Here’s Think Kit: The Autocorrect App for the Artistically Challenged
If you’re the kind of person who would love to sketch out great charts, graphs, or timelines for professional presentation, but lack the necessary artistic skills to do so, then meet Think Kit.
Created by a company called FiftyThree, Think Kit is an iPad app that attempts to try to figure out what you meant to do with that crooked circle, geometrically incorrect triangle, or sloppy arrow, and translate it into something that’s suitable to share with an audience of executives.
In a nutshell: Think Kit is autocorrect for your artwork.
How does it do that? It employs something called an “Intention Engine,” which is not only a really cool name, but also a sophisticated algorithm that reads your bad geometry and fixes it. The end result is the type of drawing you would expect to see on a sophisticated shape-producing application like Visio or PowerPoint.
Not only that, but once Think Kit has prettified your attempt at a business presentation, you can customize the output as you see fit, just as you could with other enterprise apps. You can change the fill colors of shapes, the shade of lines, and even specify intersection colors, such as when circles overlap in a Venn diagram.
Think Kit is effectively an extension of another app, appropriately called Paper.
Paper is as the name implies: a digital canvas that you can use for doodling, sketching, drawing, and/or creating. It’s an idea waiting to happen. It only needs someone to put virtual pen to virtual paper to turn the idea into a reality.
Appropriately enough, Paper was itself born of necessity.
“It was that humbling realization that when people ‘need to get creative,’ they’ll reach for a legal pad, whiteboard, or sticky note,” said FiftyThree co-founder Georg Petschnigg. “That’s pretty humbling for a team that made laptops, mobile devices, and Microsoft Office for a living! We realized that we use pen and paper like everyone else, because it is simple, beautiful, and lets you express your ideas freely. So we set out to bring some of that simplicity and beauty to software. We wanted a tool that works more like we think.”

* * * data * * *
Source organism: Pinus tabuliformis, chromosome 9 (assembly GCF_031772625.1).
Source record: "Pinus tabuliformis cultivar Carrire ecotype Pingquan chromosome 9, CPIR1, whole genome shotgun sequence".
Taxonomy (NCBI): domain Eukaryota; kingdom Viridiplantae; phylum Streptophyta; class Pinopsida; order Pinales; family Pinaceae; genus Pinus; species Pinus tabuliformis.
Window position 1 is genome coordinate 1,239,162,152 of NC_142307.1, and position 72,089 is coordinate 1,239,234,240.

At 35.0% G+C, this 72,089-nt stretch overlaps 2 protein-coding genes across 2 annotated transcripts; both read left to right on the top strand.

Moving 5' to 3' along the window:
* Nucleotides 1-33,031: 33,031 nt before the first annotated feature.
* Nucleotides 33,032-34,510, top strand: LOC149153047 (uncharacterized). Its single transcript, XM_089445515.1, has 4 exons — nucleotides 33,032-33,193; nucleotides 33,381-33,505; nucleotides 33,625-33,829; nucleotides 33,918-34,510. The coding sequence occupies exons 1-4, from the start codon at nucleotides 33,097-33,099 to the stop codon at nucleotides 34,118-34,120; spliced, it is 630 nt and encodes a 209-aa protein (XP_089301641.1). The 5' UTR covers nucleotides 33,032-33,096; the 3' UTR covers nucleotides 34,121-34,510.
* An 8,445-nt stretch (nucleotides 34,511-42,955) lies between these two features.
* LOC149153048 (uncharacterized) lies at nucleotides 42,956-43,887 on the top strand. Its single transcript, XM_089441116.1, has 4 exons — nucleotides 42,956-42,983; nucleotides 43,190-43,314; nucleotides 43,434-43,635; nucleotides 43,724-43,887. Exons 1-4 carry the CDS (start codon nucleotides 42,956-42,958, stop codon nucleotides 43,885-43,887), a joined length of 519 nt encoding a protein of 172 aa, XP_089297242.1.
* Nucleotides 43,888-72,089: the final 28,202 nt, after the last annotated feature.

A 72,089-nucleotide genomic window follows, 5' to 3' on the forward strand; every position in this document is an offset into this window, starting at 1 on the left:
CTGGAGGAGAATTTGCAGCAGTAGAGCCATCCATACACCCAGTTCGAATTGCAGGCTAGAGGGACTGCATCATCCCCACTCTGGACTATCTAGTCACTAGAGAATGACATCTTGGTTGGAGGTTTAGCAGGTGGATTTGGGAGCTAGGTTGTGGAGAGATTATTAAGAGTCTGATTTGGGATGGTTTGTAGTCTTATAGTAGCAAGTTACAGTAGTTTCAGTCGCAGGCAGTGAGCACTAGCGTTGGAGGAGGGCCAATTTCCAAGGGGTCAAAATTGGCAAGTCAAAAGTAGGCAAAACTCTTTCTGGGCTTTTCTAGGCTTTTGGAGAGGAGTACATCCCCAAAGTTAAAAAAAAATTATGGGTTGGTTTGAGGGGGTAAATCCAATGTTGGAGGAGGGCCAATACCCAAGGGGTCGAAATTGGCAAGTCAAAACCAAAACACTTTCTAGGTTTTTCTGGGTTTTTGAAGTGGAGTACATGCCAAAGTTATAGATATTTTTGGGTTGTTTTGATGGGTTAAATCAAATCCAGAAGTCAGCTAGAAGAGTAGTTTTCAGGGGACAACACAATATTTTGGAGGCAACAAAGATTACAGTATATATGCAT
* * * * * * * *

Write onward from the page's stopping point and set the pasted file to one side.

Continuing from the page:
Petschnigg said that the unique selling proposition of Paper is that it merges artistry with practicality.
“There are many note taking applications which are useful, but boring,” he said. “Then there are paint programs that require a lot of skill to make something beautiful. Paper is where productivity and beauty come together.”
“I think that drawing shapes how you look at the world,” says the narrator in the Think Kit promo video. “And how you’re looking at the world affects how you think about the world.”
“It’s like a process of exploration,” says one of the other narrators. “You start just getting pen to paper and it becomes real.”
The video features testimonials from people who talk about the importance of visualization and how Paper helps them see business problems and solutions.
However, the limitation of Paper as a standalone app was that it didn’t attempt to fix the problems created by the technical set who didn’t doodle with accurate shapes or pretty charts. Now that Think Kit has been introduced to market, even those who struggle to create something that looks great on paper can do so.
Think Kit is a crutch. It helps those who otherwise would struggle to help themselves. It’s a way to turn a shabby, thrown-together patchwork of shapes and lines into something that can look like it was crafted as a professional design.